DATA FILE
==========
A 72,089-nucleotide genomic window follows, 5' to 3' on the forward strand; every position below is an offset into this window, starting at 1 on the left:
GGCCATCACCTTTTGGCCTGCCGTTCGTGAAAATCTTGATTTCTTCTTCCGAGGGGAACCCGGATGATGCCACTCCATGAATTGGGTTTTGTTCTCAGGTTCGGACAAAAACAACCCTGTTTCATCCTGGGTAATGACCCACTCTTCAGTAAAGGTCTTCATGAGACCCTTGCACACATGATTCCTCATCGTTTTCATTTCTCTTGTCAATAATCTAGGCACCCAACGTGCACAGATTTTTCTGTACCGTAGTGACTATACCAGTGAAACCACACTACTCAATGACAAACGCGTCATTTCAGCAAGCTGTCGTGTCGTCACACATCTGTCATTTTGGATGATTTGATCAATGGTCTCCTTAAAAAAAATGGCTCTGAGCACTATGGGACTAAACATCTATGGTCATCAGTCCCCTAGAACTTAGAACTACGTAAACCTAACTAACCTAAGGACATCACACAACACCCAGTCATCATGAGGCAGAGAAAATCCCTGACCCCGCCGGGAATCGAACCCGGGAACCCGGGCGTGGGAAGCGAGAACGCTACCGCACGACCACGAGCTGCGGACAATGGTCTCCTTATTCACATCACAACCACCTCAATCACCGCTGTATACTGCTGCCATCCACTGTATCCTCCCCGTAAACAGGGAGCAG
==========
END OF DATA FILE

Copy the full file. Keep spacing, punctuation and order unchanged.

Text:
A 72,089-nucleotide genomic window follows, 5' to 3' on the forward strand; every position below is an offset into this window, starting at 1 on the left:
GGCCATCACCTTTTGGCCTGCCGTTCGTGAAAATCTTGATTTCTTCTTCCGAGGGGAACCCGGATGATGCCACTCCATGAATTGGGTTTTGTTCTCAGGTTCGGACAAAAACAACCCTGTTTCATCCTGGGTAATGACCCACTCTTCAGTAAAGGTCTTCATGAGACCCTTGCACACATGATTCCTCATCGTTTTCATTTCTCTTGTCAATAATCTAGGCACCCAACGTGCACAGATTTTTCTGTACCGTAGTGACTATACCAGTGAAACCACACTACTCAATGACAAACGCGTCATTTCAGCAAGCTGTCGTGTCGTCACACATCTGTCATTTTGGATGATTTGATCAATGGTCTCCTTAAAAAAAATGGCTCTGAGCACTATGGGACTAAACATCTATGGTCATCAGTCCCCTAGAACTTAGAACTACGTAAACCTAACTAACCTAAGGACATCACACAACACCCAGTCATCATGAGGCAGAGAAAATCCCTGACCCCGCCGGGAATCGAACCCGGGAACCCGGGCGTGGGAAGCGAGAACGCTACCGCACGACCACGAGCTGCGGACAATGGTCTCCTTATTCACATCACAACCACCTCAATCACCGCTGTATACTGCTGCCATCCACTGTATCCTCCCCGTAAACAGGGAGCAG